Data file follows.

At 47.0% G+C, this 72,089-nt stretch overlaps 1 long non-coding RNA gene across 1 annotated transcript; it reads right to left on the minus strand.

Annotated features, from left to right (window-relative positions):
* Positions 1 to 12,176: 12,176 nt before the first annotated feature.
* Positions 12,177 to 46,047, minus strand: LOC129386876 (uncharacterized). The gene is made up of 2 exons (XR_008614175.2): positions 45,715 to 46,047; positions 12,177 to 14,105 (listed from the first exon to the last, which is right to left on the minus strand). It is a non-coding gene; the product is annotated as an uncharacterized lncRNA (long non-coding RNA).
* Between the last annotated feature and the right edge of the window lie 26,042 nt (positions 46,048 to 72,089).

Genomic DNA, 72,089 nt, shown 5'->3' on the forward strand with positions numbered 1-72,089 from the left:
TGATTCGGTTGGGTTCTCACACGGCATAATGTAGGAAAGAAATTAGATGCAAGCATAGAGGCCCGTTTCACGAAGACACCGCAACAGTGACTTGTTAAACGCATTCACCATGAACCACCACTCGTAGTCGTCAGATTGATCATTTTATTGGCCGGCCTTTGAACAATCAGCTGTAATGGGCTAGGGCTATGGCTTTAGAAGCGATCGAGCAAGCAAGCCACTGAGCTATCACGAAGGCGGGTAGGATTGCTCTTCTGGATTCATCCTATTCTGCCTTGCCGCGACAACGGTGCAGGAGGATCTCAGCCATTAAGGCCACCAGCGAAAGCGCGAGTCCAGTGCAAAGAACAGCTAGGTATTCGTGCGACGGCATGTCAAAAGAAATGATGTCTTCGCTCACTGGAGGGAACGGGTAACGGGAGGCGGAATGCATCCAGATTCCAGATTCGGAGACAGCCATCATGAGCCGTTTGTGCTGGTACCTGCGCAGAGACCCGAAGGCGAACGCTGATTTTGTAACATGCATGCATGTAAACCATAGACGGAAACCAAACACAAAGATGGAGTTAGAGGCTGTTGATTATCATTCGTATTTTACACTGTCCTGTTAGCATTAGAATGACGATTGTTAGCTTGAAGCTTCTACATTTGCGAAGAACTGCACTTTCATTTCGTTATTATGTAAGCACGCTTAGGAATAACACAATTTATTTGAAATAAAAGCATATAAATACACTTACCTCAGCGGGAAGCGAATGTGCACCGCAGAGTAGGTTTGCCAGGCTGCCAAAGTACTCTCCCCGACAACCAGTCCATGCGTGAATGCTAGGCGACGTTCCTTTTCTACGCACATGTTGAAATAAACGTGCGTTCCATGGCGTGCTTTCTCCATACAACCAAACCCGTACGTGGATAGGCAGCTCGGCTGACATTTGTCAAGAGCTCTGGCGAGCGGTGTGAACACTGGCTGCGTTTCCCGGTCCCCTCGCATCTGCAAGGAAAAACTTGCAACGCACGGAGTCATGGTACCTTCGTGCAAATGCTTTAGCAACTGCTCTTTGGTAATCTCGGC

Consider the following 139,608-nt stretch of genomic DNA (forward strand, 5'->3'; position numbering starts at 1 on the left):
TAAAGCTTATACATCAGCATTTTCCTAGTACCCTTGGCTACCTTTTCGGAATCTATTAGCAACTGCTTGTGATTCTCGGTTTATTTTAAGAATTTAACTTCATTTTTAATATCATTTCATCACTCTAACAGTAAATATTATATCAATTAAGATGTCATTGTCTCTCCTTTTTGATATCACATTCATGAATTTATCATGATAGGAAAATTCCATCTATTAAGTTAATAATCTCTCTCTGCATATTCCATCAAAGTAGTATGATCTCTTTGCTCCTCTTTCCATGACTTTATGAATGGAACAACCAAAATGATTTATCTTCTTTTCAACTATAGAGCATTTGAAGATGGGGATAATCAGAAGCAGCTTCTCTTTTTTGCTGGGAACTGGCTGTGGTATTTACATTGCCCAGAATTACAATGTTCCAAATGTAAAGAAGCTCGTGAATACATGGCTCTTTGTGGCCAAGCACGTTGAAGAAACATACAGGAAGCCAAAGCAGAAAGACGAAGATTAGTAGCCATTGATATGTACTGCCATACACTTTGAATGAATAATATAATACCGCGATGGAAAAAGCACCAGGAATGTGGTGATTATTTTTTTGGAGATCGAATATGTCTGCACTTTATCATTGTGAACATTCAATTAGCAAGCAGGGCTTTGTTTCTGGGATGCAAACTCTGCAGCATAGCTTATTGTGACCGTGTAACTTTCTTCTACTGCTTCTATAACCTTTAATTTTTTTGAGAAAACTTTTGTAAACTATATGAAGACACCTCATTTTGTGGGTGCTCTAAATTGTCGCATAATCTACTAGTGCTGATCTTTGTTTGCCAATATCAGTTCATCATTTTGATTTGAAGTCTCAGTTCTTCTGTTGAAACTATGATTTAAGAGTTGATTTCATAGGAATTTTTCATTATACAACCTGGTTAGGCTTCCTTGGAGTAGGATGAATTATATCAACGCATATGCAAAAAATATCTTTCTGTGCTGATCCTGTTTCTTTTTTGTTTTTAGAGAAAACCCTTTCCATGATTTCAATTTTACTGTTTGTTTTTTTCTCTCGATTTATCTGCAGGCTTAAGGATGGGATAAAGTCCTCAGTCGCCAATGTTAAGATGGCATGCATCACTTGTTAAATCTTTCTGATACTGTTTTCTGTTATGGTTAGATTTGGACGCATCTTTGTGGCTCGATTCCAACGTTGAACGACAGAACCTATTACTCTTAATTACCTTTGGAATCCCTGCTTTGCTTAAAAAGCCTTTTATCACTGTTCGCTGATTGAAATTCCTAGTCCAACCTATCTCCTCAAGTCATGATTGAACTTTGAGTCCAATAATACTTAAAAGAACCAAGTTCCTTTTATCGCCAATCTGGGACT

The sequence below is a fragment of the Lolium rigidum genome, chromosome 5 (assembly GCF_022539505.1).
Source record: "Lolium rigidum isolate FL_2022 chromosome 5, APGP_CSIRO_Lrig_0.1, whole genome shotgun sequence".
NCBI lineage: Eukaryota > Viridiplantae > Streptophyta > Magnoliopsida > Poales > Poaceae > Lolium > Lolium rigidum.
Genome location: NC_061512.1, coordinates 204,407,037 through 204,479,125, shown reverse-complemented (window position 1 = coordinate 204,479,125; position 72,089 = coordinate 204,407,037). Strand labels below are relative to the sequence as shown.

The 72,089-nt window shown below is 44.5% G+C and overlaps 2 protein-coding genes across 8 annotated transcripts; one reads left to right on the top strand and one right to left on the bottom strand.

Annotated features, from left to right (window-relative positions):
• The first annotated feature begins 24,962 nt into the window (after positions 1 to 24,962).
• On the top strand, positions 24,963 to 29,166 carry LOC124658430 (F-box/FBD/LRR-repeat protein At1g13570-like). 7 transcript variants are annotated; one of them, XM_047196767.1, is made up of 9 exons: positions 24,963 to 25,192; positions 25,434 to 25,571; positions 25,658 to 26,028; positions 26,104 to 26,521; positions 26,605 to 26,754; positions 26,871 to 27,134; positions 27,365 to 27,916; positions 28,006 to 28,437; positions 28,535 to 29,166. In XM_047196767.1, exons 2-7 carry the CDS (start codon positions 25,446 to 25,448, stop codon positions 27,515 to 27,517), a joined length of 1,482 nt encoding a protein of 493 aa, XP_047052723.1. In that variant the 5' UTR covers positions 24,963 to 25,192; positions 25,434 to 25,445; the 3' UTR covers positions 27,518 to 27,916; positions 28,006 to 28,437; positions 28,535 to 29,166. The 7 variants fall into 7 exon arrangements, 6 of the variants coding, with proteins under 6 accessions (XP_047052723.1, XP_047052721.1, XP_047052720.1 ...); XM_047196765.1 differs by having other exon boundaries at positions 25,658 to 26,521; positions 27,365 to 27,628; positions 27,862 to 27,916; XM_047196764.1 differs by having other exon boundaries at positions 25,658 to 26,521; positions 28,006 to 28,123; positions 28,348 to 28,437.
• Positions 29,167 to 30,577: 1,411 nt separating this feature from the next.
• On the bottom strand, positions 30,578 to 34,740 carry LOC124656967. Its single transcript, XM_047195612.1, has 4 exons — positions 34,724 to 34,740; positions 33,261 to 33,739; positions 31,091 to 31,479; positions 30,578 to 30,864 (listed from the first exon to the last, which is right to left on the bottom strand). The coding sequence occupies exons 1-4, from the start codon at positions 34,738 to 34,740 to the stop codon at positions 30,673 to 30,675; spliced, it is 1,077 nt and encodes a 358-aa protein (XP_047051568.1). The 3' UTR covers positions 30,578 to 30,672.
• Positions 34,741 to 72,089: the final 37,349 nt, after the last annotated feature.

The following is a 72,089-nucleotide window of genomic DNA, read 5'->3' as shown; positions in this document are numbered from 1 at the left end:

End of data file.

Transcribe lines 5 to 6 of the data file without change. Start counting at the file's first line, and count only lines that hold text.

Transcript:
* Between the last annotated feature and the right edge of the window lie 26,042 nt (positions 46,048 to 72,089).

Genomic DNA, 72,089 nt, shown 5'->3' on the forward strand with positions numbered 1-72,089 from the left: